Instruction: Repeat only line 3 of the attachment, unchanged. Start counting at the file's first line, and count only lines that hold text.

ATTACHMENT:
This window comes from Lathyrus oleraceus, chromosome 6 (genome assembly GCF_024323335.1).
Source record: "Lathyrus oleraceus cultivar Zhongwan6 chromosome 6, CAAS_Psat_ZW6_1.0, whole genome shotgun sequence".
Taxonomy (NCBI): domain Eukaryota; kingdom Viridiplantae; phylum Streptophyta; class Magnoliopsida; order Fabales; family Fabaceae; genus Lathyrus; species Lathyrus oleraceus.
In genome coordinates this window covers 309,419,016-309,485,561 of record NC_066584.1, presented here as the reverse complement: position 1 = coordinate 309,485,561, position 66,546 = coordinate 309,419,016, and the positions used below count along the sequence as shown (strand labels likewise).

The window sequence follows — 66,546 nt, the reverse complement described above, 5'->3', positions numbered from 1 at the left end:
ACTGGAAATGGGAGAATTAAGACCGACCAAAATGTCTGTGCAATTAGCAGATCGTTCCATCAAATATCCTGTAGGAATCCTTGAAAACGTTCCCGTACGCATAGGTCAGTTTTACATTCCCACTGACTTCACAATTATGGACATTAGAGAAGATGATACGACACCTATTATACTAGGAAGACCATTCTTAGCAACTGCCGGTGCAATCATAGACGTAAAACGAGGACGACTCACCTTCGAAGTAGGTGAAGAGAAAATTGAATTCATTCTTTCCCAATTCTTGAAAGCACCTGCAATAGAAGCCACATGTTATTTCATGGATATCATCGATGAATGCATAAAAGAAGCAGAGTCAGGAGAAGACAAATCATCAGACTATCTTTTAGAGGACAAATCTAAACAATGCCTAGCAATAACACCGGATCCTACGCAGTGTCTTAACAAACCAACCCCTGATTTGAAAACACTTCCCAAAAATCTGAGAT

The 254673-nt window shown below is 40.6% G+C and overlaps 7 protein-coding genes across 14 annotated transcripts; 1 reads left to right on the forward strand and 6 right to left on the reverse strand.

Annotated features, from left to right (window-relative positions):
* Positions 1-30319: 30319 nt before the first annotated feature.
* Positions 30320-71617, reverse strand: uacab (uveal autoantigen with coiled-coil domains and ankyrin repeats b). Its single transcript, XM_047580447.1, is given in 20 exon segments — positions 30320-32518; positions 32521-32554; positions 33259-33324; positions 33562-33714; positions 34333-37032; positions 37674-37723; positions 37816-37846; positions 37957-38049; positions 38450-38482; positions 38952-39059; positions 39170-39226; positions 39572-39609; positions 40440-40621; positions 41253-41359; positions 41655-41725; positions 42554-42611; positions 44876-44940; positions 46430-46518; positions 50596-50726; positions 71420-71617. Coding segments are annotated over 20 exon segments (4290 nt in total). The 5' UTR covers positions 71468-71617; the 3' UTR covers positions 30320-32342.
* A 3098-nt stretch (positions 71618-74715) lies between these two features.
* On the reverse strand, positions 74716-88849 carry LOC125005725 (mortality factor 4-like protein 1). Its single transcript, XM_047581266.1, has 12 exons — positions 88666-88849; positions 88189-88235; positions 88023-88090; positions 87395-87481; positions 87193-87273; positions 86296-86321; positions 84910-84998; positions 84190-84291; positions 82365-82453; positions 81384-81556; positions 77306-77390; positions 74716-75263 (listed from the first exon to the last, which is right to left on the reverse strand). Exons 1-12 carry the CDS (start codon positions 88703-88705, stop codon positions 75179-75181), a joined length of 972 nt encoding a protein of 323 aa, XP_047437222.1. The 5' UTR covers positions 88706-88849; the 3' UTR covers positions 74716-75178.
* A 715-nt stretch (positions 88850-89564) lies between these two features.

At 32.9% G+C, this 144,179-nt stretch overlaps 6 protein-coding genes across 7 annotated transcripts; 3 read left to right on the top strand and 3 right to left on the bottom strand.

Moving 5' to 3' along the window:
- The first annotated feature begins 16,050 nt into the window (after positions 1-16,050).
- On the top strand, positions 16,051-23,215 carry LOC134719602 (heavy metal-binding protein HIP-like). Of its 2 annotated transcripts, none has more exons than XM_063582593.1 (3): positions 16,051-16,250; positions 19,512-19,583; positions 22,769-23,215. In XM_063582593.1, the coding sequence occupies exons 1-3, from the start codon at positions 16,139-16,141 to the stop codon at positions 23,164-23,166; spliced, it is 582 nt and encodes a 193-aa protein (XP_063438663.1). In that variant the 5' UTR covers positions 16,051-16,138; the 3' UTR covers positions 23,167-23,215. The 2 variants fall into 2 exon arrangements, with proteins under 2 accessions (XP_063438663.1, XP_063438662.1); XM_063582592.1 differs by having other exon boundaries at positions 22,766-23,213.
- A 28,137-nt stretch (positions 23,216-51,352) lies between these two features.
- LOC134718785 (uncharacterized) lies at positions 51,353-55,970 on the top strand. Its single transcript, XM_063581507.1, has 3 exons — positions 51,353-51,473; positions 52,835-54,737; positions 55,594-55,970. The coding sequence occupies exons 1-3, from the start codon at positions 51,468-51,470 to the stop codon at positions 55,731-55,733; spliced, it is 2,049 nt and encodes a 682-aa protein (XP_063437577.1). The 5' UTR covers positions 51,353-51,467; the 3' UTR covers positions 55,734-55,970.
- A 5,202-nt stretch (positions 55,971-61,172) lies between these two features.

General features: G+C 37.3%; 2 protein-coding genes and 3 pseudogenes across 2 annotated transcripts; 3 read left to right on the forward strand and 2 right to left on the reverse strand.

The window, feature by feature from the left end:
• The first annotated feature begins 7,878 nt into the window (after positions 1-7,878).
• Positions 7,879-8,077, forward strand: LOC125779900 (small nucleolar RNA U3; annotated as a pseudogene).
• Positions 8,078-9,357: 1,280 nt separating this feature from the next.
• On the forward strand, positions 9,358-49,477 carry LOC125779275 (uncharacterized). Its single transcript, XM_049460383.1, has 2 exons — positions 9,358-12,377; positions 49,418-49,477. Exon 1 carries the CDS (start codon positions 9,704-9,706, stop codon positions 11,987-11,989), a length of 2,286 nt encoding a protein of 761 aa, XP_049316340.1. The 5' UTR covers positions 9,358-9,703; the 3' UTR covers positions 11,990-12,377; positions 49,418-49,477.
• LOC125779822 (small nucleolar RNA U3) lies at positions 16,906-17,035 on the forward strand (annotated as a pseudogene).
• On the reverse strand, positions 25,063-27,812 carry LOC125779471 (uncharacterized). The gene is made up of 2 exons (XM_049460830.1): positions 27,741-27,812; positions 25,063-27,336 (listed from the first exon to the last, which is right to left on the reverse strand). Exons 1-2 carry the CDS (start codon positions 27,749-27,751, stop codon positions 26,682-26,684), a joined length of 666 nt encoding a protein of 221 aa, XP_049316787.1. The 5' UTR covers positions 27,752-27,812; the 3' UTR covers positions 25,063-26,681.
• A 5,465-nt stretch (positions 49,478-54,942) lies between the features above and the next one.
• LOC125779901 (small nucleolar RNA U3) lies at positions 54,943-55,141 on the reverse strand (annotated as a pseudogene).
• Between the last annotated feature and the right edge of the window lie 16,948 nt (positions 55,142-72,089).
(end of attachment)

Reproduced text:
Taxonomy (NCBI): domain Eukaryota; kingdom Viridiplantae; phylum Streptophyta; class Magnoliopsida; order Fabales; family Fabaceae; genus Lathyrus; species Lathyrus oleraceus.